Small Business Chamber President to Intervene

SCE&G is asking the Public Service Commission for an overall 5.66% increase on electric rates, which would include a 3.3% hike on small businesses. In 2002, SCE&G was granted an 8% increase on small business rates after The SC Small Business Chamber of Commerce intervened to protest the 14% hike the company originally requested. The president of the Small Business Chamber, Frank Knapp, will be intervening in the PSC hearing starting November 1 to question the need for the rate increase. Any reduction in the $81.2 million a year in additional revenue sought by SCE&G should mean a smaller rate increase for small businesses.

Sets Up Mechanism to Address Any Problems

This past legislative session, the Small Business Chamber shook up state agencies with its legislative push to curtail public entities from competing in the private sector with businesses. Many state agencies protested against the unsuccessful bill. However, one has stepped forward to forge a cooperative, not competitive, relationship with small businesses.

The SC Vocational Rehabilitation Department initiated a meeting with the Small Business Chamber to discuss this issue and followed up with a letter of understanding. In that letter, Commissioner Larry C. Bryant states that it is “essential that the South Carolina Vocational Rehabilitation Department maintain a positive working relationship with small businesses throughout the state. . . . It is never the intent of the Department to compete with private industry.”

Commissioner Bryant has committed his agency to meet with any business that believes it is facing competition from his Department. The purpose of the meeting would be to share information and discuss the matter to resolve the issue to both parties’ satisfaction. The Small Business Chamber will gladly act as a broker for such a meeting and attend the meeting to assist the concerned business. For more information call 803-252-5733.

Small Business Chamber Takes Initiative

In September, the Small Business Chamber brought together experts on the Workers Compensation system in a workshop for Chamber members representing numerous trade associations. The goal was to educate the participants on the Workers Comp system and identify the cost drivers of premiums. A task force was created to develop a consensus plan before January to address the problem legislatively or otherwise. The task force met this week and has developed a list of issues needing attention. Approaches for resolving the identified issues will be developed before the task force meets again in November. The task force recommendations will then be presented to the Board of the Small Business Chamber for consideration as part of our legislative agenda.

A special thanks for helping with the workshop goes to the SC Association of Heating and Air Conditioning Contractors, the SC Trial Lawyers Association and the Home Builders Association of SC.


Faced with the daunting task of developing a plan for improving the economic plight of the state’s most distressed and under developed counties, a 10-member Ad Hoc House Task Force asked the Small Business Chamber for input. The Small Business Chamber has encouraged the Task Force to try approaches aimed at helping small businesses, not just big businesses. “One hundred new jobs created by 75 small businesses surely are just a valuable as the same number of new jobs created by only one business,” stressed Frank Knapp, president of the Small Business Chamber.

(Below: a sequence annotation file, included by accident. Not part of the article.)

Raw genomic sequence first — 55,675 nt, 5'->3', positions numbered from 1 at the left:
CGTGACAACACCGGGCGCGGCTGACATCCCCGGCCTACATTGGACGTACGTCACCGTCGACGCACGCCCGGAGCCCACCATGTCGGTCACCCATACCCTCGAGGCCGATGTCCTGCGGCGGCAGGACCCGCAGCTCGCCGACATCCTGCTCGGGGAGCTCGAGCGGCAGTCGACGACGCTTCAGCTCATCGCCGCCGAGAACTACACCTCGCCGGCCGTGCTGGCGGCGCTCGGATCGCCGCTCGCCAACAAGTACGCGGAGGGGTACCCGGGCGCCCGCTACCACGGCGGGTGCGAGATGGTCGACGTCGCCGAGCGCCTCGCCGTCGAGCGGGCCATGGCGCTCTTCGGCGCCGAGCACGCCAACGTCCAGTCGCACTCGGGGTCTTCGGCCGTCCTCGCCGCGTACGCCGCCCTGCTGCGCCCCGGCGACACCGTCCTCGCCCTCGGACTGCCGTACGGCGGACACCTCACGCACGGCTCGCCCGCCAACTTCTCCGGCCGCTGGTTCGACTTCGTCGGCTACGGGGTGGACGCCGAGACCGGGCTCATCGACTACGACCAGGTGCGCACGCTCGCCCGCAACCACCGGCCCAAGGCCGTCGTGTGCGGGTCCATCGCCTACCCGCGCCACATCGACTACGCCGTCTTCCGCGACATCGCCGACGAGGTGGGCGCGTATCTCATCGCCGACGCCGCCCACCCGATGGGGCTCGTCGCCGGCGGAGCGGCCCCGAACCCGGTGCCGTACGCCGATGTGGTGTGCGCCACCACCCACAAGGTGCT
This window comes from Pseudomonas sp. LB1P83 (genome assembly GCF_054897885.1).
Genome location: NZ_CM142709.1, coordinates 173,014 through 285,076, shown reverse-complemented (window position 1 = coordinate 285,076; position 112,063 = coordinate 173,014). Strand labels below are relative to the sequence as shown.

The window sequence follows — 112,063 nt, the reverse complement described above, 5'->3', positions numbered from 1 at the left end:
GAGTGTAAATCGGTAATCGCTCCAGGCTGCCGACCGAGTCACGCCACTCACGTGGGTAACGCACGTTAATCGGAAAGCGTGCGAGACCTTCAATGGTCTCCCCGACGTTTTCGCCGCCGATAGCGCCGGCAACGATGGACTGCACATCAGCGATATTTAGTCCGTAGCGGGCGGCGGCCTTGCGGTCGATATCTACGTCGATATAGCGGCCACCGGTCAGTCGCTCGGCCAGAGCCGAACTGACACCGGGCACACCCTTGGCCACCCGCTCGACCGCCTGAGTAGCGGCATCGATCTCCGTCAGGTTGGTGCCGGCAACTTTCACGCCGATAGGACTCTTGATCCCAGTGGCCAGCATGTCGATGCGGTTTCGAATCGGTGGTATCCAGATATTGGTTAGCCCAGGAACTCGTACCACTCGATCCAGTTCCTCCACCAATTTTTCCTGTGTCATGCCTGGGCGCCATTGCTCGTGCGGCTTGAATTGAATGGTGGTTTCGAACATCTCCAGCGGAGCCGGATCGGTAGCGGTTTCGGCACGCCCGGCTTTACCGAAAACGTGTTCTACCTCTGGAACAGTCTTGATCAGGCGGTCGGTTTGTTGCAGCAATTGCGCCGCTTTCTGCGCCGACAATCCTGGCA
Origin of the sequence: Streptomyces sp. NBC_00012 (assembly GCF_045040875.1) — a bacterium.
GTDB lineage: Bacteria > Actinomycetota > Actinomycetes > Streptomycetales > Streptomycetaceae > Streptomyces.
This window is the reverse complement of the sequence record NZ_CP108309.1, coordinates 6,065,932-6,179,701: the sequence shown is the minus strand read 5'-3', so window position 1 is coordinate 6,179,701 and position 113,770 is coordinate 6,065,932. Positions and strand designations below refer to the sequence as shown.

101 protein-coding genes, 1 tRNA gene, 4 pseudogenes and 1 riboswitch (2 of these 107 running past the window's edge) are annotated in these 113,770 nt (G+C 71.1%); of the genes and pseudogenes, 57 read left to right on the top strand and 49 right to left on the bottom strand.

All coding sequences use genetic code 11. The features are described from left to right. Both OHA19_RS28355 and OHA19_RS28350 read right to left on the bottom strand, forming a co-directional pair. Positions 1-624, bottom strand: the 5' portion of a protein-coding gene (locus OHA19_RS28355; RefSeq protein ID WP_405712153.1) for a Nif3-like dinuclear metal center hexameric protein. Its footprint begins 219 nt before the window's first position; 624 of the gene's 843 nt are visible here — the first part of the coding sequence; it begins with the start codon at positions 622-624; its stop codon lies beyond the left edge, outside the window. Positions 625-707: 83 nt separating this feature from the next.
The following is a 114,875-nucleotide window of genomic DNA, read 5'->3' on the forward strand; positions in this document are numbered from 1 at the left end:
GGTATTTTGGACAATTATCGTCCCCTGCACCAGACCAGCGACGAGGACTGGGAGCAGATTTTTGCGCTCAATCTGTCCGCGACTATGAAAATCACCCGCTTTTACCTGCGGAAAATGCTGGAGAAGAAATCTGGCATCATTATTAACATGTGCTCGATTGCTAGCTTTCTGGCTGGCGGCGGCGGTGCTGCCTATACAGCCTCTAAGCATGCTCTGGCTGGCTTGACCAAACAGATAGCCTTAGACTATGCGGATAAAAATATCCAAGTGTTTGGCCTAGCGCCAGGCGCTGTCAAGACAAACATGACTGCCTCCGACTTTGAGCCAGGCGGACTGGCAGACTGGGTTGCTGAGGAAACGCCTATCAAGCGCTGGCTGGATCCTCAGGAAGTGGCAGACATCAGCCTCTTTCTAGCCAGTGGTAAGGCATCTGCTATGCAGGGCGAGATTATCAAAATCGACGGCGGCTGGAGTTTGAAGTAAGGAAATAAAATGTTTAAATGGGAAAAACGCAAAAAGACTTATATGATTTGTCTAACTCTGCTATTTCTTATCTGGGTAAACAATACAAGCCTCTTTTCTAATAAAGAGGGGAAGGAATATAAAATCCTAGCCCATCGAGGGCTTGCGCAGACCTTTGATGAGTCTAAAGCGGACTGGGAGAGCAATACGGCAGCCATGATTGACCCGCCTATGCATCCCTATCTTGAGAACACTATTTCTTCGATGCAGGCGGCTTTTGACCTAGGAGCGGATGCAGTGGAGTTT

Specifically for designated rural counties, the Task Force was asked to consider job tax credits for small businesses that create any number of new jobs and job retraining credits to promote registered apprenticeships in small businesses. Both of these current programs are now essentially only available for big businesses. Other recommendations to help small businesses were for counties to enact procurement policies that result in more tax dollars staying in the community and state, better utilize federal Workforce Investment Act money, reduce local business taxes and fees and create Small Business Regulatory Review Committees. The letter and document provided to the Task Force can be found at


What’s good for the State might just work for local government also. That is how Columbia Mayor Bob Coble felt when he proposed that his city create a Small Business Regulatory Review Committee modeled after legislation passed by the General Assembly this past session. The purpose of the Regulatory Review Committee is to give small businesses a chance to look at proposed regulations and make recommendations as to how they might be changed to lessen any negative impact on small businesses.

At Mayor Coble’s request, the Small Business Chamber, which had worked to pass the state legislation, provided information on how the City of Columbia could establish the Regulatory Review Committee. Frank Knapp, president of the Small Business Chamber, spoke in favor of the proposal at a City Council meeting, after which the Council voted to create the Regulatory Review Committee. Columbia is the first South Carolina local government to formally establish such a Committee to help small businesses.


The SC Small Business Development Center is holding seminars this fall that may be of interest. Area offices offer seminars and training courses on numerous topics. These courses are taught by faculty, staff, and professionals in industry and government. Some courses have a minimal registration fee, others are free of charge. For more information go to:

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